Saturday, August 22, 2009

Okay, That's Not An Ending

I can readily admit that the chances that someone has read Anne of Green Gables are dramatically increased by being Canadian and, you know, female. However, I'm going to reference it anyway.

About midway through the book (and, I promise this is in no way pivotal to the plot, so it's not a spoiler), Anne and her friends form a writing club. Anne is very good, and her friends do okay, though they all have their faults. Each girl's writing had a unique 'flaw.' The one that I best remember was that of Diana Berry, Anne's best friend. Diana was forever having new characters appear in her stories, and she never knew what to do with them after a while, so she just killed them all off.

I remember this now, because it seems to me that some people cannot resist writing the ending where they kill off every character. I've seen it at the end of more than a few critically acclaimed movies (I won't name names, because that would be unfair spoiling) and everyone left the movie feeling a bit unsatisfied.

Why do I take issue with this? It is not an ending.

True, at that point, the story has come to an end. However, just because the writer stopped writing -- and yes, if you've offed your entire cast of characters, you will have to stop writing -- that doesn't mean that anything has actually been ended. Nothing got accomplished.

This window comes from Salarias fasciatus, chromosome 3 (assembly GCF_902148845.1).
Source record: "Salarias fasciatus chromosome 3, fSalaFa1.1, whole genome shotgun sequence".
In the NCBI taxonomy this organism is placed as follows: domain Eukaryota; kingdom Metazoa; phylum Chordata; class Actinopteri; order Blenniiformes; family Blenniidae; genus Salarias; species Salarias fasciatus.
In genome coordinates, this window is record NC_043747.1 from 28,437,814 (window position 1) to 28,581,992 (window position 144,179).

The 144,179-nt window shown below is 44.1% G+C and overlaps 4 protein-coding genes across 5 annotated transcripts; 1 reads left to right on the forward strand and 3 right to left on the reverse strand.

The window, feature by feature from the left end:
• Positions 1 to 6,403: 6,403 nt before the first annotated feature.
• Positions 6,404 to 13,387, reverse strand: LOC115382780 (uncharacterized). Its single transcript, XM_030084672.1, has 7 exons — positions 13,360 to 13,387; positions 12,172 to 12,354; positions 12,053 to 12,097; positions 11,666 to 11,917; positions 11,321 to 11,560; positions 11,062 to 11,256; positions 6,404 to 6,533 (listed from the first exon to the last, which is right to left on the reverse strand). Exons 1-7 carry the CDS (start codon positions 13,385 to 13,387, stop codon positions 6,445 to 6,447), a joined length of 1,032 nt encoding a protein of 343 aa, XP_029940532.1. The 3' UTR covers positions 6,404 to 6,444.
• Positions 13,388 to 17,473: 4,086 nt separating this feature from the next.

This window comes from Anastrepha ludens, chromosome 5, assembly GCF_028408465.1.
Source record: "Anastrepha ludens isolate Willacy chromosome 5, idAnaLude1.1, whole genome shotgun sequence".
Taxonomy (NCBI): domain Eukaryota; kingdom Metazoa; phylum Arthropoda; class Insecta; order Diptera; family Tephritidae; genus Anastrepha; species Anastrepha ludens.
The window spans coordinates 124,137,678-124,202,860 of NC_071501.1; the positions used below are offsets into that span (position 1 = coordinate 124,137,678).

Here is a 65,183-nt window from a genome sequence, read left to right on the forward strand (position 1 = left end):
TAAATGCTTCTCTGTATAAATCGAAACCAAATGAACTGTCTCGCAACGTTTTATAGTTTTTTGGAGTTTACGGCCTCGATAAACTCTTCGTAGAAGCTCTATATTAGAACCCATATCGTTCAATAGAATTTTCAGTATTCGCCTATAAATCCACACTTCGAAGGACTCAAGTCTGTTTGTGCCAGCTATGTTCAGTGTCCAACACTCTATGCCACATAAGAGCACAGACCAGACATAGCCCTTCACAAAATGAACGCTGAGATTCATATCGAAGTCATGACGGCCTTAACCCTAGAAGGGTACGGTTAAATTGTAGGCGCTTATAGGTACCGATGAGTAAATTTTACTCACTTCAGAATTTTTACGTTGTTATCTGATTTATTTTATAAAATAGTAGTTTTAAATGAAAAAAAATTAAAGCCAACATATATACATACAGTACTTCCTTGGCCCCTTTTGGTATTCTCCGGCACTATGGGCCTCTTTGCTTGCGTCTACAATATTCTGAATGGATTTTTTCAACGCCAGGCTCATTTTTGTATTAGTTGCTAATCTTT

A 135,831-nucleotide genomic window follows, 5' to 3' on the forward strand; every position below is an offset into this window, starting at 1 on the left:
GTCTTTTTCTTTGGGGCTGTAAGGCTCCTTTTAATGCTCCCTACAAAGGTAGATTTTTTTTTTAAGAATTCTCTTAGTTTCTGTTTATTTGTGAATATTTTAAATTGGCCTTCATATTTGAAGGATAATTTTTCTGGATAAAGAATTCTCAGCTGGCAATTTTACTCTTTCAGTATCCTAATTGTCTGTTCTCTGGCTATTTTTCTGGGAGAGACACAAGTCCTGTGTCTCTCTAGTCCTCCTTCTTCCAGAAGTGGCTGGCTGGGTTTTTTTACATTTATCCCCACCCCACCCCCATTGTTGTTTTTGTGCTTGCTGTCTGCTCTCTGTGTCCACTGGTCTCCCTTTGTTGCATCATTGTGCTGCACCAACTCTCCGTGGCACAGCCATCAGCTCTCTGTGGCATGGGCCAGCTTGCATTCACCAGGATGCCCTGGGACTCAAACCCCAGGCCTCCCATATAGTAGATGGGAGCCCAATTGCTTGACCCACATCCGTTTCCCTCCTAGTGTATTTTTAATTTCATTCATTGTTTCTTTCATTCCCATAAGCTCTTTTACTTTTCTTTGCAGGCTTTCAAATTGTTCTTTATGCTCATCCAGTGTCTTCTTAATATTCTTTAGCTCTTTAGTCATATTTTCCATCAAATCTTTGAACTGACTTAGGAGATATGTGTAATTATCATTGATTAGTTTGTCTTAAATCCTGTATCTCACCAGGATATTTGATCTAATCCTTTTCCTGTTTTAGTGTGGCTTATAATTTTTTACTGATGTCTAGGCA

If the books ends with all of the characters dead and none of the plot resolved, it never "finished" as things were. It just stopped. And that's just annoying. Think about it from the perspective of the reader. The reader doesn't know what came of the plot arcs the character was involved in at the point of their demise. The reader has no sense that the events of the plot mattered since there's no one alive to be impacted by what occurred. Why should they have cared about any of this? You'll leave the reader with the feeling that they've wasted their time.

The reader should never feel like they've wasted their time. If you leave the reader feeling as if you've stolen 15+ hours of his or her life, then they won't recommend your books to anyone else -- except to maybe, you know, people they hate -- and they won't pick up any of your other writing. That's bad.

So, I guess the moral of the story is, find something to do with the characters other than bumping them off. After all, just because you've got them off the stage, doesn't mean the audience has forgotten about them or what they were doing before their tragic and untimely demise.

All characters deserve a chance at a full and realistic life. Sure, some characters must die. And, if they must die, by all means, kill them. I'm not advocating peace and long life for all characters here. I'm just saying, they don't all have to die. Not during the book, at any rate.

Does this sort of ending bug you, or is that just me? Do you sometimes off characters when you don't know what to do with them anymore? What do you do with characters who like to hang around when you're done with them?


  1. I hate endings like that. You are so right. It's not really an ending. I have offed a couple of characters, but it is part of the conflict, not a resolution to the conflict.

  2. LW - Some characters do have to die. In my shelved project, one of my favorite characters dies, because that's what he would do in that situation. And one bad guy dies, because he deserves it. But those were necessary to the story, not just a means for getting rid of them.